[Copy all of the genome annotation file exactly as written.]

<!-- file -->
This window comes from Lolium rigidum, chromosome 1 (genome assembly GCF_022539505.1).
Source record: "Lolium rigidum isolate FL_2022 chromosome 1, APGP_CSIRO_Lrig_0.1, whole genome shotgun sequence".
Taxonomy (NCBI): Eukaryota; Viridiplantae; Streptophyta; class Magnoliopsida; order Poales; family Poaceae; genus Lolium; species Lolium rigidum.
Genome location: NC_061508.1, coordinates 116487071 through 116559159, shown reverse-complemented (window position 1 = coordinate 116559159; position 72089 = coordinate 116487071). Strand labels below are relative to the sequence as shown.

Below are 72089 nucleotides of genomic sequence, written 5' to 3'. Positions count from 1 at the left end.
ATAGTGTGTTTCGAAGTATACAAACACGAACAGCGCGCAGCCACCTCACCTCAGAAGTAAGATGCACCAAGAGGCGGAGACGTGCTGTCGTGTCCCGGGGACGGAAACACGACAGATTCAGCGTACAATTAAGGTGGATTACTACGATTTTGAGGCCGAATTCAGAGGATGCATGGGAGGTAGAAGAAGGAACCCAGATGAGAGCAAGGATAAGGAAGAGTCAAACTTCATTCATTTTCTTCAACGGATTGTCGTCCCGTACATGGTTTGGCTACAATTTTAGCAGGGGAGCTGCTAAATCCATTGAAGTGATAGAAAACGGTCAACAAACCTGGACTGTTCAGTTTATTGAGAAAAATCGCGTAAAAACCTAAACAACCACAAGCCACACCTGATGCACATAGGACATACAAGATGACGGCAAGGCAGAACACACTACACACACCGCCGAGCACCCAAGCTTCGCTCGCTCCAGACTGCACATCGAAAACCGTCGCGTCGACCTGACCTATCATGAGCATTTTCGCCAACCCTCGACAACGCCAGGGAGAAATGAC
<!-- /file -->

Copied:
This window comes from Lolium rigidum, chromosome 1 (genome assembly GCF_022539505.1).
Source record: "Lolium rigidum isolate FL_2022 chromosome 1, APGP_CSIRO_Lrig_0.1, whole genome shotgun sequence".
Taxonomy (NCBI): Eukaryota; Viridiplantae; Streptophyta; class Magnoliopsida; order Poales; family Poaceae; genus Lolium; species Lolium rigidum.
Genome location: NC_061508.1, coordinates 116487071 through 116559159, shown reverse-complemented (window position 1 = coordinate 116559159; position 72089 = coordinate 116487071). Strand labels below are relative to the sequence as shown.

Below are 72089 nucleotides of genomic sequence, written 5' to 3'. Positions count from 1 at the left end.
ATAGTGTGTTTCGAAGTATACAAACACGAACAGCGCGCAGCCACCTCACCTCAGAAGTAAGATGCACCAAGAGGCGGAGACGTGCTGTCGTGTCCCGGGGACGGAAACACGACAGATTCAGCGTACAATTAAGGTGGATTACTACGATTTTGAGGCCGAATTCAGAGGATGCATGGGAGGTAGAAGAAGGAACCCAGATGAGAGCAAGGATAAGGAAGAGTCAAACTTCATTCATTTTCTTCAACGGATTGTCGTCCCGTACATGGTTTGGCTACAATTTTAGCAGGGGAGCTGCTAAATCCATTGAAGTGATAGAAAACGGTCAACAAACCTGGACTGTTCAGTTTATTGAGAAAAATCGCGTAAAAACCTAAACAACCACAAGCCACACCTGATGCACATAGGACATACAAGATGACGGCAAGGCAGAACACACTACACACACCGCCGAGCACCCAAGCTTCGCTCGCTCCAGACTGCACATCGAAAACCGTCGCGTCGACCTGACCTATCATGAGCATTTTCGCCAACCCTCGACAACGCCAGGGAGAAATGAC